FedEx of the Future
At the moment, Job No. 1 at FedEx is ensuring the final integration of TNT and FedEx Express, Bronczek said. “We want to make sure we focus on it – get it right. We’ve done acquisitions around the world in Brazil, China, India, Poland, France, U.K., but nothing like this one. So for now, we have all hands on deck to make this seamless for our customers.”
Some of the final, and more tedious, hurdles that remain are to get approval from the various countries in which FedEx and TNT curently operate, Smith added. “For instance, TNT orginated in Australia, so we had to get Australian clearance. And China clearance, and Brazil clearance – and, for that matter, U.S. clearance.” Also, because FedEx is a U.S. company, it is prohibited from owning a European airline, so TNT is also in the process of finding a European buyer for its airline subsidiary.
But the rest of its business can’t be put on a shelf while the TNT integration takes place. FedEx is expecting its peak-season volume to grow by 12.5 percent over last year, which would represent the company’s fifth consecutive record-high peak season since the Great Recession ended. Which is another reason Bronczek said he is relieved to have the labor contract resolved in advance. “Weneed to have pilots available to volunteer for extra routes during peak,” he said. “If we didn’t, I think there’s a possibility that we wouldn’t have had as much flexibility. “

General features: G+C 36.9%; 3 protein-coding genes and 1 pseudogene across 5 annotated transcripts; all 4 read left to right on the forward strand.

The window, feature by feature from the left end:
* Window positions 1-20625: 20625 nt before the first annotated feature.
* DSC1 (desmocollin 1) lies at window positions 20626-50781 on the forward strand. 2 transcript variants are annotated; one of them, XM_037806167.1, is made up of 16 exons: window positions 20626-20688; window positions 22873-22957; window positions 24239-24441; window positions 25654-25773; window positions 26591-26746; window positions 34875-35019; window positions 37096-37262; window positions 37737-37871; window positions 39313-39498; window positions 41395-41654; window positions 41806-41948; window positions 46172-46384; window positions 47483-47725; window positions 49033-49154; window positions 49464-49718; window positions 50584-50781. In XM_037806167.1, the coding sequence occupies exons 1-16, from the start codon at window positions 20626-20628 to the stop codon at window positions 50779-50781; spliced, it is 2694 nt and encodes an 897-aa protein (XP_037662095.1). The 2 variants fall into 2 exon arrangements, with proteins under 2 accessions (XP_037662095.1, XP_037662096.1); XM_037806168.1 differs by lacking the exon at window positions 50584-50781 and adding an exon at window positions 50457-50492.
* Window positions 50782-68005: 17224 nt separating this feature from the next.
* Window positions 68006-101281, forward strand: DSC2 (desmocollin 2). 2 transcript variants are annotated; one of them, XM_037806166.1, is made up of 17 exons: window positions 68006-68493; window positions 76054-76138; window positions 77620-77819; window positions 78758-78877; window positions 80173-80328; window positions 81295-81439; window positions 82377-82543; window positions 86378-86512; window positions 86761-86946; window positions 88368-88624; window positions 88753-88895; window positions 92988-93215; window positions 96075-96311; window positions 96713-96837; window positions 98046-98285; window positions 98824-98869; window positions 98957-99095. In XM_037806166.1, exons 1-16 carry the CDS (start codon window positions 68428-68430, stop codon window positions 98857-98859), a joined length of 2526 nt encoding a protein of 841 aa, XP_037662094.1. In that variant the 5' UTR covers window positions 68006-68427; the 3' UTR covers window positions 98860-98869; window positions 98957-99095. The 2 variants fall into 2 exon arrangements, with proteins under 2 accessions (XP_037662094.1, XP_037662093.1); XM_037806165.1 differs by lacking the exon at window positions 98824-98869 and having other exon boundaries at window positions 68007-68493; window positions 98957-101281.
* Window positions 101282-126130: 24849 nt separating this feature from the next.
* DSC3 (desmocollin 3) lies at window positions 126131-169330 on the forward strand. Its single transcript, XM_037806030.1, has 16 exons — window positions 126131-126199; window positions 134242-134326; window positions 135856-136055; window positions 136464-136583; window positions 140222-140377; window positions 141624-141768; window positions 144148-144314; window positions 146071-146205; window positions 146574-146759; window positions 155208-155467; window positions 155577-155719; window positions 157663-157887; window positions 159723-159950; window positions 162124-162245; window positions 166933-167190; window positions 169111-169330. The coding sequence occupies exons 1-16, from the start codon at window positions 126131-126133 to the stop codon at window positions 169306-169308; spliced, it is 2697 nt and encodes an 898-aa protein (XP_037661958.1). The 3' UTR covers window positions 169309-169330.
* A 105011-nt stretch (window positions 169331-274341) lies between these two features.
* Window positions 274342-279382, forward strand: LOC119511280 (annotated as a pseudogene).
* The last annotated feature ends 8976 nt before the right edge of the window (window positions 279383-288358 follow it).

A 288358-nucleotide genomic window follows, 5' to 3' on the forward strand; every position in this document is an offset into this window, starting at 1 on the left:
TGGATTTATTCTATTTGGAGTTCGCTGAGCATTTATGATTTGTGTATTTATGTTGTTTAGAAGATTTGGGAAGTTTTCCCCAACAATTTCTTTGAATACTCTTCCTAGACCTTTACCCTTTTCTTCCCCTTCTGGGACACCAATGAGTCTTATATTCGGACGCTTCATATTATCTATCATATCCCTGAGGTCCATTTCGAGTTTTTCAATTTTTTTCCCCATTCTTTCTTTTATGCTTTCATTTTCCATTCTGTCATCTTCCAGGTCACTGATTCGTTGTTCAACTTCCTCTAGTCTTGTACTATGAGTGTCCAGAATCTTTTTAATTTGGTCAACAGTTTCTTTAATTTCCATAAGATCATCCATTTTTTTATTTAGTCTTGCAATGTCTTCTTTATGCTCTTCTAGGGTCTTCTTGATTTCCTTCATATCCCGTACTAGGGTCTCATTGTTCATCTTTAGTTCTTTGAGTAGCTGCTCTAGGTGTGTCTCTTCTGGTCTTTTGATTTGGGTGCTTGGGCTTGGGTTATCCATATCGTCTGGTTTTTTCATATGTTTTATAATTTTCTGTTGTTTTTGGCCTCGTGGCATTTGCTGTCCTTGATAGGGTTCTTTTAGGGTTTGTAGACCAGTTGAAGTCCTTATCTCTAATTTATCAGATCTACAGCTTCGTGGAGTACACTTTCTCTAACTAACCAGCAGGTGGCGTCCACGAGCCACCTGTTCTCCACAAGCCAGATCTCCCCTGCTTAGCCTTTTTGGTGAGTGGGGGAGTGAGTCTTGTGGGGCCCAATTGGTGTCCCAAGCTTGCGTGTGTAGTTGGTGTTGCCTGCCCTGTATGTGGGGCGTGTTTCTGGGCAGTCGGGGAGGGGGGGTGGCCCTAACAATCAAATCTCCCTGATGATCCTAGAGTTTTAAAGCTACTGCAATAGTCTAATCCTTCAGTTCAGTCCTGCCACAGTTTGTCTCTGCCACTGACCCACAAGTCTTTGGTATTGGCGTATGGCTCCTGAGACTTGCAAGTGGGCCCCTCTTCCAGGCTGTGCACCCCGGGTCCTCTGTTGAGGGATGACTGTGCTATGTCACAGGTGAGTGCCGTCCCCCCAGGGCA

Farther down the road, Bronczek acknowledges that growth for the express business is in the explosion of e-commerce logistics. Companies like Amazon and Alibaba represent another frontier of e-commerce, especially the new global logistics networks being planned, such as Alibaba’s Cainiao consortium. “You listen to the growth rate projections for some of these companies, like Amazon, they’re astronomical,” he said. “We just want to make sure we have our business opportunities with them, and so we’re working on that.”
For now, FedEx Express is happy to be a shipping option for companies such as Amazon, Walmart.com and Target.com. “I know there are a lot of reports that say these are our enemies or our competition,” Bronczek said. “Certainly there’s some competition, but they’re also partners. It’s sort of like the U.S. Postal Service. We partner with them, and at the same time, we compete in some sectors with them.”
But until the express network wars start heating up, Bronczek and Smith say they plan to use the year they experienced in 2015 as a blueprint to continue FedEx on a path toward higher profitability and growth. “Like so many things in life, once you get momentum, like we have, it carries you a long way,” Bronczek said. “I feel very good about what’s happened and where we are, and actually more excited about where we’re going.”